I was building a SAS platform called AdJuggler. It’s an online ad serving application. It was a JAVA servlet. We built it with our own custom JAVA servlet engine because at the time Tomcat was just not fast enough for us. So we custom wrote a JAVA servlet application that had only what was barely needed to serve ads. We spent a lot of time tuning the TCP/IP piece stack just to make it faster. So you start building this huge depth of knowledge about Apache, about Tomcat, about TCP/IP, about Linux in order to really improve the performance. I went from there to go on to build the cloud infrastructure for BPS. Sylvan and Audi who both are going to speak a little later, helped me with all of that, and then to the telegraph where I rebuilt their IT department and here to 3 Pillar Global where I don’t actually get to do anything expect help other people do that. So that’s a career trajectory, right. So you start in IT. You actually move to Linux. You start building web scale products. You have to have some fundamental skills in order to do all of that and then ultimately you age out.
So we talk about why the sys admin’s dying out. There’s no entry path anymore. When I got started in the mid to late ‘90s, we had all of the small ISPs. The internet was new and so you had dial up. You had early cable connections. There were a large number of companies getting into the game. They needed new staff, and they were willing to train. From there everything has advanced. The cloud has become more predominant, and you’re finding companies like Amazon, RackSpace, all of the large cloud providers run all of the data centers now. There aren’t small ISPs. There aren’t small data centers. Most of the Linux administrators, most of the people who actually know how to run things at scale have gotten hired up for these companies or they’re comfortable. They’ve already got jobs with large product companies where they’re working.
Then talking about there being no entry path, the difference between the late ‘90s and now, in the late ‘90s IT was the hot profession, right. You wanted to go into IT. You wanted to either be in corporate IT or become a system administrator. Now programming is the hotness, right. Development is the new hotness. Everybody wants to grow up. They want to be a developer. They want to build all of these products, and it’s just not as glamorous. It’s not really taught; it’s almost viewed as a support profession and not part of the prime time.
Then finally the only entry point now is really the Microsoft game. Microsoft and their IT world have done a fantastic job of building a machine to pump new talent into the system; sort of web scale products don’t have a machine built that really pumps new blood into the profession. It’s ones and twos; its people who are interested in it find their way into doing it. There’s no real corporate mechanism for people to get there.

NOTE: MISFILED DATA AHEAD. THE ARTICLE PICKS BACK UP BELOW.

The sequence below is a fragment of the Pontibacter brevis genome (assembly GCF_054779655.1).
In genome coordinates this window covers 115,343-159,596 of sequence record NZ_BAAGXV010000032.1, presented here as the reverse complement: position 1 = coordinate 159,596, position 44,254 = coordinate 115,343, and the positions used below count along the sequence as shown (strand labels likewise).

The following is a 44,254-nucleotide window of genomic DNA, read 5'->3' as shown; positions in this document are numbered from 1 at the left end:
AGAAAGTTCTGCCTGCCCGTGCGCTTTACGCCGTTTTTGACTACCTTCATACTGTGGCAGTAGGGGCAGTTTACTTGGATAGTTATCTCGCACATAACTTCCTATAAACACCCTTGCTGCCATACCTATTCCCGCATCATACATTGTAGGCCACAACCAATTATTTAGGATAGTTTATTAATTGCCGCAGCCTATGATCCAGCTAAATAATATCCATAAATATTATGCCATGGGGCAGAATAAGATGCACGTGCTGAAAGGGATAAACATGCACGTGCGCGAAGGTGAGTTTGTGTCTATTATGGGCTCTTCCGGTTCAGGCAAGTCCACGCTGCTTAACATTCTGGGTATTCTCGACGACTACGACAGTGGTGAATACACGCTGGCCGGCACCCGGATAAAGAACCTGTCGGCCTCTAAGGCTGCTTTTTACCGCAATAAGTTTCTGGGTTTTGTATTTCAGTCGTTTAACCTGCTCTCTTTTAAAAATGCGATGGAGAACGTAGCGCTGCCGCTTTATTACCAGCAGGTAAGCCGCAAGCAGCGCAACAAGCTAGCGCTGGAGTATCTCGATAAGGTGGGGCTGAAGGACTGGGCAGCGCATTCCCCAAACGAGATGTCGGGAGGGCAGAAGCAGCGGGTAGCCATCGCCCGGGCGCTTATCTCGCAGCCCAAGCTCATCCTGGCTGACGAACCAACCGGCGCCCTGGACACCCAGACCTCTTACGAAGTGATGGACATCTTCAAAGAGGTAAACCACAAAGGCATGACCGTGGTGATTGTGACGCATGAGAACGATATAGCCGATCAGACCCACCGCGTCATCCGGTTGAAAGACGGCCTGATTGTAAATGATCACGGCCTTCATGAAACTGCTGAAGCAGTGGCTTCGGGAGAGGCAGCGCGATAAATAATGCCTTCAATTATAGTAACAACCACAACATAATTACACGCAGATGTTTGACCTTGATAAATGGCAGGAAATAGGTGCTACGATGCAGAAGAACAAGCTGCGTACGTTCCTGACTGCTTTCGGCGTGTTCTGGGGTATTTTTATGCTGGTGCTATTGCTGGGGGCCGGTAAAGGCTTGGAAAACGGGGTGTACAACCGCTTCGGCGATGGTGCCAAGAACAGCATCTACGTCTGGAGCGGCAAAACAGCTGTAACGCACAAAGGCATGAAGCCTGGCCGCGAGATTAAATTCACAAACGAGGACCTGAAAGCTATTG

So why is this a problem? Well most web scale products are built on Linux open sourced software, and without those good sets of fundamentals to actually go and build them, then you aren’t going to be able to operate at scale. It’s really easy to prototype an application. It’s really easy to get things up on the internet. It’s really hard to run them at scale. I always talk about one computer is easy; ten computers not that hard. A thousand is unbelievably hard. You have to have top tier automation skills to be able to manage that many as well as understand how they all work to know what’s going wrong and when.
So when we talk about DevOps, I like to think of DevOps as a continuum. Sort of on the left hand side you have the scariest thing on the planet to anybody who has to operate anything in production, and that’s a developer with root access, right. It’s a very, very bad thing. In the middle you really have those sys admins who have been attached to a development team. They’re either just supporting them, taking tickets, fixing things in production for them but haven’t gone all the way. Then on the far side of the continuum sort of the dream state is really Google and what they’ve done with their site reliability engineers. These are engineers who have mastered not only operating systems, TCP/IP. They are also fluent in multiple programming languages, and they spend their time not only doing automation but actually taking development tickets and developing their applications at the same time. I think that’s the state that we all want to get to, but you have to have all of the requisite skills to get there.